Good morning. Here's what you need to know.
- Asian markets were mixed in overnight trading, with the Nikkei rising 0.9 percent and the Shanghai Composite falling 0.6 percent. European markets are in the green with the exception of Spain, down 0.2 percent. In the United States, futures point to a positive open.
- Initial jobless claims in the U.S. fell to 350K, below estimates of a tick down to 360K. Continuing claims rose slightly above estimates to 3206K. Bloomberg reports that 19 states had to estimate claims this week due to the holiday, which means the figures may be heavily revised next week.
- Private sector lending in the U.K. fell sharply in the month of November – down £3.1 billion – marking the steepest slide since June. "The sharp drop in lending to nonfinancial companies in November indicates that the Funding for Lending Scheme is yet to have any positive impact in actually lifting bank lending to companies," IHS Global Insight economist Howard Archer told the WSJ.
- In a letter, U.S. Treasury Secretary Tim Geithner warned that the government would hit the debt ceiling on December 31, but that the Treasury would use extraordinary measures, detailed in the letter, to mobilize $200 billion of extra cash to fund the government until an agreement to raise the ceiling could be reached. This is largely in line with expectations.
- The Japanese yen continued its slide against the U.S. dollar and is currently trading near lows of 85.86, continuing the currency's remarkable decline in recent months. Newly-elected Prime Minister Shinzo Abe was sworn in yesterday amid hopes that he will pressure the Bank of Japan to take an even more aggressive stance on monetary easing. Japan Is On The Verge Of A Watershed Moment In Central Banking, And The Yen Is Getting Massacred >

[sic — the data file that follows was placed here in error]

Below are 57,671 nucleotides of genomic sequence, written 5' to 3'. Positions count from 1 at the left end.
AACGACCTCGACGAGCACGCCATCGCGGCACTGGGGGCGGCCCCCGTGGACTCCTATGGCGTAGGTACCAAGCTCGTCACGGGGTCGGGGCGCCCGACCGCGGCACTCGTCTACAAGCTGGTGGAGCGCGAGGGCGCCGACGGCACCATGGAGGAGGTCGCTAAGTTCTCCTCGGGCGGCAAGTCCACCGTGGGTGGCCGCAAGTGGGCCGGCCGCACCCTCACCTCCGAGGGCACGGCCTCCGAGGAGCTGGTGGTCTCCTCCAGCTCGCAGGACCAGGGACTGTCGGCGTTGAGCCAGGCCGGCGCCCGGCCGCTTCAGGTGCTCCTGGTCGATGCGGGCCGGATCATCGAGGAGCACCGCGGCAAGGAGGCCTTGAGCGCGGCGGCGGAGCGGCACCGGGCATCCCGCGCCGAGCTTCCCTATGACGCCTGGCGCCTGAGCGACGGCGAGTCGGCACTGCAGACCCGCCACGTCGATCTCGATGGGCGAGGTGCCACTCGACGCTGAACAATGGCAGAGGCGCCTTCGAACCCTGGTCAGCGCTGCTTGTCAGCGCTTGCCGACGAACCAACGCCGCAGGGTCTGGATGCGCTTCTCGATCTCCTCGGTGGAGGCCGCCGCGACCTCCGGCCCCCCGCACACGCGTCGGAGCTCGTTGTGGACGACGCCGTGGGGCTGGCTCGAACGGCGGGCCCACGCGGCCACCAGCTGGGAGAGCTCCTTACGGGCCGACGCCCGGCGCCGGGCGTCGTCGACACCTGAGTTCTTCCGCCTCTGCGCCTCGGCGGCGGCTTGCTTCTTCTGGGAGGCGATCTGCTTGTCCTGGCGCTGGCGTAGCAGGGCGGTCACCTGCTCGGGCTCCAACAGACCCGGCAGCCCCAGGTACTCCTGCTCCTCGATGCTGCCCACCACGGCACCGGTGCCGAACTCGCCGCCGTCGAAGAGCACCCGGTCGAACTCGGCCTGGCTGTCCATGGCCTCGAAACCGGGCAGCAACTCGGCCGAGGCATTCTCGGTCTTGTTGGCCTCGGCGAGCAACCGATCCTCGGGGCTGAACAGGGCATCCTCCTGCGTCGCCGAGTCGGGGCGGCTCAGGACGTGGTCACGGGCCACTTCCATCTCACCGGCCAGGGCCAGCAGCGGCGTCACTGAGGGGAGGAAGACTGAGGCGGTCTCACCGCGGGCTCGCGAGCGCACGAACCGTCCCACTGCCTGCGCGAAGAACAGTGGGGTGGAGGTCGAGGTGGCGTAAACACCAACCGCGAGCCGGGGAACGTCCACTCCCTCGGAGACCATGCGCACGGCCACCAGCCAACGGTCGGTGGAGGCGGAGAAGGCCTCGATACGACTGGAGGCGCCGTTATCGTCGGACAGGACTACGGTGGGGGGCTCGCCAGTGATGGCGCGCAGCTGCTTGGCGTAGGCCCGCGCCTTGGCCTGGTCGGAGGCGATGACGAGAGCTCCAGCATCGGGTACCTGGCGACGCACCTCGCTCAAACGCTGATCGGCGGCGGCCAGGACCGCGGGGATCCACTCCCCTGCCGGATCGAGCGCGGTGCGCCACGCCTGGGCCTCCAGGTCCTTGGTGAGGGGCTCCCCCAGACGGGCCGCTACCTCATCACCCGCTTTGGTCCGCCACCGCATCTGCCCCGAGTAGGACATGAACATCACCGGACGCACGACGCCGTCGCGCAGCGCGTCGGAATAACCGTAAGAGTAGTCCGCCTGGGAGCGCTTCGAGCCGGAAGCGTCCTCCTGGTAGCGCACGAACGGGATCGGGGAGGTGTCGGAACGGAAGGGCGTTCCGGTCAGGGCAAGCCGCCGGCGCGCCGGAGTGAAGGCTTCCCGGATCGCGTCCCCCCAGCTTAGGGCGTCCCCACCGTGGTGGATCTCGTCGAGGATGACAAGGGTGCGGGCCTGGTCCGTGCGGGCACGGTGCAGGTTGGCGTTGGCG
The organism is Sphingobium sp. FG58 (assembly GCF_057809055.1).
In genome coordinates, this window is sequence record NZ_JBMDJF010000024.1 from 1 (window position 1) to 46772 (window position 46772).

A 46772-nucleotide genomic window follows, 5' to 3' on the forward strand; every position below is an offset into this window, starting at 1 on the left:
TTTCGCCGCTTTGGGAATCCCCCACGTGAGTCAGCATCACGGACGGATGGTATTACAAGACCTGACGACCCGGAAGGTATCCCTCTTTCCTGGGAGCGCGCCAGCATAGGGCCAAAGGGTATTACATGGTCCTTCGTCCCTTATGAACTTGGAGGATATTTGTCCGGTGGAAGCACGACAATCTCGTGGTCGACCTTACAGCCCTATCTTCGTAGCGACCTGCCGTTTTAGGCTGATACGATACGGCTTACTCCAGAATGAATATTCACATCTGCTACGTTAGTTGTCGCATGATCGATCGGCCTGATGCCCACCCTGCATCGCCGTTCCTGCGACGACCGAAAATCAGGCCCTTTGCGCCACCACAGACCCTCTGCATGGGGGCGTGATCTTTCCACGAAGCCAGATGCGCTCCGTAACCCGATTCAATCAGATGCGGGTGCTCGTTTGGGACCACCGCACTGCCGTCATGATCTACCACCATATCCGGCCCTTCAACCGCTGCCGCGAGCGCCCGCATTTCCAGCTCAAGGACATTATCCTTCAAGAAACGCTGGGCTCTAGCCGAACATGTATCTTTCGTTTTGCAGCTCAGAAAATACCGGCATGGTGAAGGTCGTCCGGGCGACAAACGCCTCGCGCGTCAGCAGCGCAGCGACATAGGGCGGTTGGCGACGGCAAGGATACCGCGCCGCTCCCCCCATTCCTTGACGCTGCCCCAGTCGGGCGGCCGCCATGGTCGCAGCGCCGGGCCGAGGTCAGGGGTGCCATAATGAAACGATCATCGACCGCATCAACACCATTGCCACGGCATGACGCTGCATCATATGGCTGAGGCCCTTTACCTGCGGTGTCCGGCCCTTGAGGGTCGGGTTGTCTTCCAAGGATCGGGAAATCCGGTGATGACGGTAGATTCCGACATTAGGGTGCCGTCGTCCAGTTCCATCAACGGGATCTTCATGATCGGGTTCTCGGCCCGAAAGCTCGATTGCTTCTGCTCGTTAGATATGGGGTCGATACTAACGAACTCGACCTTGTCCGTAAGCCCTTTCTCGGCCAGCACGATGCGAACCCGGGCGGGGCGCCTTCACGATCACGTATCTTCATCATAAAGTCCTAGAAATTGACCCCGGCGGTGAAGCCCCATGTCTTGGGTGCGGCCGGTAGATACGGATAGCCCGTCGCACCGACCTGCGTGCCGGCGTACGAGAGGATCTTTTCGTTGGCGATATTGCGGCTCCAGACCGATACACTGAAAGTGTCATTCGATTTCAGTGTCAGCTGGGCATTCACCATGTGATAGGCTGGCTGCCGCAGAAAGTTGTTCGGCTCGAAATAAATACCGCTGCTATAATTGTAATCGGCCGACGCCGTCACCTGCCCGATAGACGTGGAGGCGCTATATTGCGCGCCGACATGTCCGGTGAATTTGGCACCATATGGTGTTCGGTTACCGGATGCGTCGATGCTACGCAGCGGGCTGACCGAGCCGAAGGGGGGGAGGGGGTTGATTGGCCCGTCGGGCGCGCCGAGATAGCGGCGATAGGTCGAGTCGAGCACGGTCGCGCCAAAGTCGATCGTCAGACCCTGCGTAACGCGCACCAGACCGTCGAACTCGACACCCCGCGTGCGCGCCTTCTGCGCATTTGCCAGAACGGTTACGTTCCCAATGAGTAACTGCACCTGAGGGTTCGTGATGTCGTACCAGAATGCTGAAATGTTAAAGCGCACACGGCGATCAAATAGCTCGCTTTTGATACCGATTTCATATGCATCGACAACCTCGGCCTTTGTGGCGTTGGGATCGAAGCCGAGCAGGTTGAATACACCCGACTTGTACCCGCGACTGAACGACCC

- President Obama returns to the White House today to stage last-minute negotiations with Congress to avoid the "fiscal cliff," which goes into effect January 1 if no deal is reached. With only four days left to firm a deal, negotiations will likely dominate the newsflow through the end of the year. House Speaker Boehner Calls On Senate To Make The Next Move >
- Toyota agreed to pay $1.1 billion to settle a class-action lawsuit related to unintended acceleration in some of its vehicles that prompted a recall in 2009 and 2010. The settlement will be included as a pre-tax earnings charge in the company's financial statements, and eligible beneficiaries of the lawsuit will receive cash payments and safety upgrades in their vehicles.
- Chip-maker Marvell Technology was ordered by a federal court to pay $1.2 billion in damages to Carnegie Mellon University after the school sued the company for patent infringement. The patents involve disk drives, and the damages are the third-highest ever in a patent infringement case.
- The December reading of the Conference Board Consumer Confidence index is released at 10 AM ET. Economists expect the index to fall to 70.0 from last month's reading of 73.7. Last week, University of Michigan Consumer Confidence fell to its lowest levels since July.
- New Home Sales data for the month of November are also out at 10 AM ET. Economists estimate that sales increased to 380K units at an annualized rate in November from 368K the month before, representing a 3.3 percent increase after October's 0.3 percent decline. Follow the releases LIVE on Money Game >
- BONUS: Beyonce shared some intimate family pictures online yesterday.
More From Business Insider